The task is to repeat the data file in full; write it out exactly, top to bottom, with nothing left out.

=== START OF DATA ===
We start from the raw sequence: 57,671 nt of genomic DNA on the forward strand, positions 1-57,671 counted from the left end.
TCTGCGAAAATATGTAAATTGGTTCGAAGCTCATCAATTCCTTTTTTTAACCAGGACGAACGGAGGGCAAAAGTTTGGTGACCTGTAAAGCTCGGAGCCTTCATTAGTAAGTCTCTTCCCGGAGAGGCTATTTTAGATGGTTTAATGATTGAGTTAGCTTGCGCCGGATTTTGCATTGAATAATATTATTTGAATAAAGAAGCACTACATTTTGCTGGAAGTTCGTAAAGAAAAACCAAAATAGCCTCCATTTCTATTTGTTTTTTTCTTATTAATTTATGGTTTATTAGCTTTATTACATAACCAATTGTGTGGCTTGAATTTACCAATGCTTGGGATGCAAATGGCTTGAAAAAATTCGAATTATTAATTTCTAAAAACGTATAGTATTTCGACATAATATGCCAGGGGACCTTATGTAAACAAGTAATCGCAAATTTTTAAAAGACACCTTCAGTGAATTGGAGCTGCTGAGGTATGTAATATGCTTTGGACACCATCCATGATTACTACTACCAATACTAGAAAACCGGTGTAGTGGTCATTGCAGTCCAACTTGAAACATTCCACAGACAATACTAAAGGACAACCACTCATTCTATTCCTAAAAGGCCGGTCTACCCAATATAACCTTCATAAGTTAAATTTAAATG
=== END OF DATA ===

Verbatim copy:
We start from the raw sequence: 57,671 nt of genomic DNA on the forward strand, positions 1-57,671 counted from the left end.
TCTGCGAAAATATGTAAATTGGTTCGAAGCTCATCAATTCCTTTTTTTAACCAGGACGAACGGAGGGCAAAAGTTTGGTGACCTGTAAAGCTCGGAGCCTTCATTAGTAAGTCTCTTCCCGGAGAGGCTATTTTAGATGGTTTAATGATTGAGTTAGCTTGCGCCGGATTTTGCATTGAATAATATTATTTGAATAAAGAAGCACTACATTTTGCTGGAAGTTCGTAAAGAAAAACCAAAATAGCCTCCATTTCTATTTGTTTTTTTCTTATTAATTTATGGTTTATTAGCTTTATTACATAACCAATTGTGTGGCTTGAATTTACCAATGCTTGGGATGCAAATGGCTTGAAAAAATTCGAATTATTAATTTCTAAAAACGTATAGTATTTCGACATAATATGCCAGGGGACCTTATGTAAACAAGTAATCGCAAATTTTTAAAAGACACCTTCAGTGAATTGGAGCTGCTGAGGTATGTAATATGCTTTGGACACCATCCATGATTACTACTACCAATACTAGAAAACCGGTGTAGTGGTCATTGCAGTCCAACTTGAAACATTCCACAGACAATACTAAAGGACAACCACTCATTCTATTCCTAAAAGGCCGGTCTACCCAATATAACCTTCATAAGTTAAATTTAAATG